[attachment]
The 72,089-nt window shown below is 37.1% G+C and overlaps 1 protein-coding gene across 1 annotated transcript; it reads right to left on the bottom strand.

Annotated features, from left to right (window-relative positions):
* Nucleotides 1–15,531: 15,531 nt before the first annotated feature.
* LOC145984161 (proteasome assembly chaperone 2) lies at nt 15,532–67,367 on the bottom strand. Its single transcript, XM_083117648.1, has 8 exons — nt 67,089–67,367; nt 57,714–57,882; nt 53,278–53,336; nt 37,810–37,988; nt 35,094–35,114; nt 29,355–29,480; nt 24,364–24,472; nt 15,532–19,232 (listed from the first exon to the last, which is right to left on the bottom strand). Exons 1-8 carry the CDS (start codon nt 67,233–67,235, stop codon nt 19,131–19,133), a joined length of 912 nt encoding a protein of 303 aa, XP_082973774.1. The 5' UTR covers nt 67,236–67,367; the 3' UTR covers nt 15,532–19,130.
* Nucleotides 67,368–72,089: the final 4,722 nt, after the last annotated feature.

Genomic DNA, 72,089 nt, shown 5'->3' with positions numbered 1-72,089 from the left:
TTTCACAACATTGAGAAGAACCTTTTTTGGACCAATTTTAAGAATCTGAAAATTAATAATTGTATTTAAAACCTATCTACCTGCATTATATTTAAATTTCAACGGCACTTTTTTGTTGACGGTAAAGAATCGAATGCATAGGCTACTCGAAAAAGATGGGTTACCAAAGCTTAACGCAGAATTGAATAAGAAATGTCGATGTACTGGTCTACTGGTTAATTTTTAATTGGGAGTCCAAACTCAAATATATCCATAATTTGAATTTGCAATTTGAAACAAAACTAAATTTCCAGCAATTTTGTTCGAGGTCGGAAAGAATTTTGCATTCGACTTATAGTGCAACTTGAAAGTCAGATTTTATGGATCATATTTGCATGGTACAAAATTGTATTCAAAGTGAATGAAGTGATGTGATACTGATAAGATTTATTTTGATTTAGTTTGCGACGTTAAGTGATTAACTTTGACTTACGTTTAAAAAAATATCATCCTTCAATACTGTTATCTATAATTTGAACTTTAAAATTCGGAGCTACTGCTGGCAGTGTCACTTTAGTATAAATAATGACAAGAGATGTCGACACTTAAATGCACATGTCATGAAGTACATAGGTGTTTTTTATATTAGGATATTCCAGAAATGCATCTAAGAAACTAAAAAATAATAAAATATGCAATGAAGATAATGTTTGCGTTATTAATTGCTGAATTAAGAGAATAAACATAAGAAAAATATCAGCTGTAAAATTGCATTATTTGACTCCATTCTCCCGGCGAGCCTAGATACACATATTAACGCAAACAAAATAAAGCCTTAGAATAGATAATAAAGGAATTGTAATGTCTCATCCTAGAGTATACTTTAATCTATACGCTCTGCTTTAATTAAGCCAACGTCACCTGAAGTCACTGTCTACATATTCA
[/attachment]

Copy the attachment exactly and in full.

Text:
The 72,089-nt window shown below is 37.1% G+C and overlaps 1 protein-coding gene across 1 annotated transcript; it reads right to left on the bottom strand.

Annotated features, from left to right (window-relative positions):
* Nucleotides 1–15,531: 15,531 nt before the first annotated feature.
* LOC145984161 (proteasome assembly chaperone 2) lies at nt 15,532–67,367 on the bottom strand. Its single transcript, XM_083117648.1, has 8 exons — nt 67,089–67,367; nt 57,714–57,882; nt 53,278–53,336; nt 37,810–37,988; nt 35,094–35,114; nt 29,355–29,480; nt 24,364–24,472; nt 15,532–19,232 (listed from the first exon to the last, which is right to left on the bottom strand). Exons 1-8 carry the CDS (start codon nt 67,233–67,235, stop codon nt 19,131–19,133), a joined length of 912 nt encoding a protein of 303 aa, XP_082973774.1. The 5' UTR covers nt 67,236–67,367; the 3' UTR covers nt 15,532–19,130.
* Nucleotides 67,368–72,089: the final 4,722 nt, after the last annotated feature.

Genomic DNA, 72,089 nt, shown 5'->3' with positions numbered 1-72,089 from the left:
TTTCACAACATTGAGAAGAACCTTTTTTGGACCAATTTTAAGAATCTGAAAATTAATAATTGTATTTAAAACCTATCTACCTGCATTATATTTAAATTTCAACGGCACTTTTTTGTTGACGGTAAAGAATCGAATGCATAGGCTACTCGAAAAAGATGGGTTACCAAAGCTTAACGCAGAATTGAATAAGAAATGTCGATGTACTGGTCTACTGGTTAATTTTTAATTGGGAGTCCAAACTCAAATATATCCATAATTTGAATTTGCAATTTGAAACAAAACTAAATTTCCAGCAATTTTGTTCGAGGTCGGAAAGAATTTTGCATTCGACTTATAGTGCAACTTGAAAGTCAGATTTTATGGATCATATTTGCATGGTACAAAATTGTATTCAAAGTGAATGAAGTGATGTGATACTGATAAGATTTATTTTGATTTAGTTTGCGACGTTAAGTGATTAACTTTGACTTACGTTTAAAAAAATATCATCCTTCAATACTGTTATCTATAATTTGAACTTTAAAATTCGGAGCTACTGCTGGCAGTGTCACTTTAGTATAAATAATGACAAGAGATGTCGACACTTAAATGCACATGTCATGAAGTACATAGGTGTTTTTTATATTAGGATATTCCAGAAATGCATCTAAGAAACTAAAAAATAATAAAATATGCAATGAAGATAATGTTTGCGTTATTAATTGCTGAATTAAGAGAATAAACATAAGAAAAATATCAGCTGTAAAATTGCATTATTTGACTCCATTCTCCCGGCGAGCCTAGATACACATATTAACGCAAACAAAATAAAGCCTTAGAATAGATAATAAAGGAATTGTAATGTCTCATCCTAGAGTATACTTTAATCTATACGCTCTGCTTTAATTAAGCCAACGTCACCTGAAGTCACTGTCTACATATTCA